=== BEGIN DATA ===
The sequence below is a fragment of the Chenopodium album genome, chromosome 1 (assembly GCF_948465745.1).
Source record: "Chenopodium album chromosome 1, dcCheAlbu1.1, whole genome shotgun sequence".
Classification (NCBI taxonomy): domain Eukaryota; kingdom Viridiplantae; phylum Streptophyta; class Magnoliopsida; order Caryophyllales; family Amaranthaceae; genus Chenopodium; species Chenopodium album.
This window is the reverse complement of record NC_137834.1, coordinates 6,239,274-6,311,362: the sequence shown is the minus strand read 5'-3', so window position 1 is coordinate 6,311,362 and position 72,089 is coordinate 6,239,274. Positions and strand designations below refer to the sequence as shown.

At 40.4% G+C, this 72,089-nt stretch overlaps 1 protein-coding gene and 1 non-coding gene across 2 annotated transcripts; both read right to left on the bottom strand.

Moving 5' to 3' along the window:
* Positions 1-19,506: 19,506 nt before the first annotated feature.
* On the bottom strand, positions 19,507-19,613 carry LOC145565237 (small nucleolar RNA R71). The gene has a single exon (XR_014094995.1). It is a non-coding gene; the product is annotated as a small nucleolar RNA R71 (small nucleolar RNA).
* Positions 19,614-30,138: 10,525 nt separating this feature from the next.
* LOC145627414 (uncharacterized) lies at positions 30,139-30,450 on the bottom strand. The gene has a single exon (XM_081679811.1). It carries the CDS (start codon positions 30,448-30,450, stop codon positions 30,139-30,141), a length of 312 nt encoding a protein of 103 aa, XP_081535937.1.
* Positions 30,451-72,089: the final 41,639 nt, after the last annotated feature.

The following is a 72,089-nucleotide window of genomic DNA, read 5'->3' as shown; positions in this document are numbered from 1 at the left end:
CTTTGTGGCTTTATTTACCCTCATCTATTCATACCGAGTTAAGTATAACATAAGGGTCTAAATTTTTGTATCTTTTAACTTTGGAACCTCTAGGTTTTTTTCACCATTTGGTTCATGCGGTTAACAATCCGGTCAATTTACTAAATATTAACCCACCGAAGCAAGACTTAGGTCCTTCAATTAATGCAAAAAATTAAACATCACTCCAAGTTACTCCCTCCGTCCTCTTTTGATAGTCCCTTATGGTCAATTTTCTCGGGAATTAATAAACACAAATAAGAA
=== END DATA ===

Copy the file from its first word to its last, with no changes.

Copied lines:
The sequence below is a fragment of the Chenopodium album genome, chromosome 1 (assembly GCF_948465745.1).
Source record: "Chenopodium album chromosome 1, dcCheAlbu1.1, whole genome shotgun sequence".
Classification (NCBI taxonomy): domain Eukaryota; kingdom Viridiplantae; phylum Streptophyta; class Magnoliopsida; order Caryophyllales; family Amaranthaceae; genus Chenopodium; species Chenopodium album.
This window is the reverse complement of record NC_137834.1, coordinates 6,239,274-6,311,362: the sequence shown is the minus strand read 5'-3', so window position 1 is coordinate 6,311,362 and position 72,089 is coordinate 6,239,274. Positions and strand designations below refer to the sequence as shown.

At 40.4% G+C, this 72,089-nt stretch overlaps 1 protein-coding gene and 1 non-coding gene across 2 annotated transcripts; both read right to left on the bottom strand.

Moving 5' to 3' along the window:
* Positions 1-19,506: 19,506 nt before the first annotated feature.
* On the bottom strand, positions 19,507-19,613 carry LOC145565237 (small nucleolar RNA R71). The gene has a single exon (XR_014094995.1). It is a non-coding gene; the product is annotated as a small nucleolar RNA R71 (small nucleolar RNA).
* Positions 19,614-30,138: 10,525 nt separating this feature from the next.
* LOC145627414 (uncharacterized) lies at positions 30,139-30,450 on the bottom strand. The gene has a single exon (XM_081679811.1). It carries the CDS (start codon positions 30,448-30,450, stop codon positions 30,139-30,141), a length of 312 nt encoding a protein of 103 aa, XP_081535937.1.
* Positions 30,451-72,089: the final 41,639 nt, after the last annotated feature.

The following is a 72,089-nucleotide window of genomic DNA, read 5'->3' as shown; positions in this document are numbered from 1 at the left end:
CTTTGTGGCTTTATTTACCCTCATCTATTCATACCGAGTTAAGTATAACATAAGGGTCTAAATTTTTGTATCTTTTAACTTTGGAACCTCTAGGTTTTTTTCACCATTTGGTTCATGCGGTTAACAATCCGGTCAATTTACTAAATATTAACCCACCGAAGCAAGACTTAGGTCCTTCAATTAATGCAAAAAATTAAACATCACTCCAAGTTACTCCCTCCGTCCTCTTTTGATAGTCCCTTATGGTCAATTTTCTCGGGAATTAATAAACACAAATAAGAA